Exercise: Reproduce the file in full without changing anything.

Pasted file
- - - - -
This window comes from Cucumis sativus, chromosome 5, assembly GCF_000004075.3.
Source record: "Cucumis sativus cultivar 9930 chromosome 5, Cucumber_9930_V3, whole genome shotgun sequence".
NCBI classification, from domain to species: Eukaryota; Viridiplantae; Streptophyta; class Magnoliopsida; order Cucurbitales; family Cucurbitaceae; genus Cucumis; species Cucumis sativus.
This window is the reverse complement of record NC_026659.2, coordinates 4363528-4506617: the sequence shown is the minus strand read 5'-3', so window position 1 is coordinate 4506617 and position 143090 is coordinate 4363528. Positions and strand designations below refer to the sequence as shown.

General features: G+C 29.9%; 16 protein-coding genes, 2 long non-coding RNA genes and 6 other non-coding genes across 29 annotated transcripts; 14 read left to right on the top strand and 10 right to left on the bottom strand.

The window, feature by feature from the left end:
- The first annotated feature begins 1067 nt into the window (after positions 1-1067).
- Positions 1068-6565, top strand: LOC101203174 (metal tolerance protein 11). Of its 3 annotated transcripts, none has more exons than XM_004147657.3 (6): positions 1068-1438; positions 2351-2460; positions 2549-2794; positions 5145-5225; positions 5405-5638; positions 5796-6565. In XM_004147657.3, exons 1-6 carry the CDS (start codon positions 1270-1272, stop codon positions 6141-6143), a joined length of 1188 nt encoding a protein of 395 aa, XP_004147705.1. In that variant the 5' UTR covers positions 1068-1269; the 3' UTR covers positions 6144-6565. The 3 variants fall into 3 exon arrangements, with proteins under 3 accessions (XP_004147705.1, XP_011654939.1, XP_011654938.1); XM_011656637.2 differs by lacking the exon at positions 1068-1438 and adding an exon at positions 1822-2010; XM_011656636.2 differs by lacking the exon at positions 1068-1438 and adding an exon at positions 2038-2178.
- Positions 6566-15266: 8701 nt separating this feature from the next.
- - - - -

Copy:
This window comes from Cucumis sativus, chromosome 5, assembly GCF_000004075.3.
Source record: "Cucumis sativus cultivar 9930 chromosome 5, Cucumber_9930_V3, whole genome shotgun sequence".
NCBI classification, from domain to species: Eukaryota; Viridiplantae; Streptophyta; class Magnoliopsida; order Cucurbitales; family Cucurbitaceae; genus Cucumis; species Cucumis sativus.
This window is the reverse complement of record NC_026659.2, coordinates 4363528-4506617: the sequence shown is the minus strand read 5'-3', so window position 1 is coordinate 4506617 and position 143090 is coordinate 4363528. Positions and strand designations below refer to the sequence as shown.

General features: G+C 29.9%; 16 protein-coding genes, 2 long non-coding RNA genes and 6 other non-coding genes across 29 annotated transcripts; 14 read left to right on the top strand and 10 right to left on the bottom strand.

The window, feature by feature from the left end:
- The first annotated feature begins 1067 nt into the window (after positions 1-1067).
- Positions 1068-6565, top strand: LOC101203174 (metal tolerance protein 11). Of its 3 annotated transcripts, none has more exons than XM_004147657.3 (6): positions 1068-1438; positions 2351-2460; positions 2549-2794; positions 5145-5225; positions 5405-5638; positions 5796-6565. In XM_004147657.3, exons 1-6 carry the CDS (start codon positions 1270-1272, stop codon positions 6141-6143), a joined length of 1188 nt encoding a protein of 395 aa, XP_004147705.1. In that variant the 5' UTR covers positions 1068-1269; the 3' UTR covers positions 6144-6565. The 3 variants fall into 3 exon arrangements, with proteins under 3 accessions (XP_004147705.1, XP_011654939.1, XP_011654938.1); XM_011656637.2 differs by lacking the exon at positions 1068-1438 and adding an exon at positions 1822-2010; XM_011656636.2 differs by lacking the exon at positions 1068-1438 and adding an exon at positions 2038-2178.
- Positions 6566-15266: 8701 nt separating this feature from the next.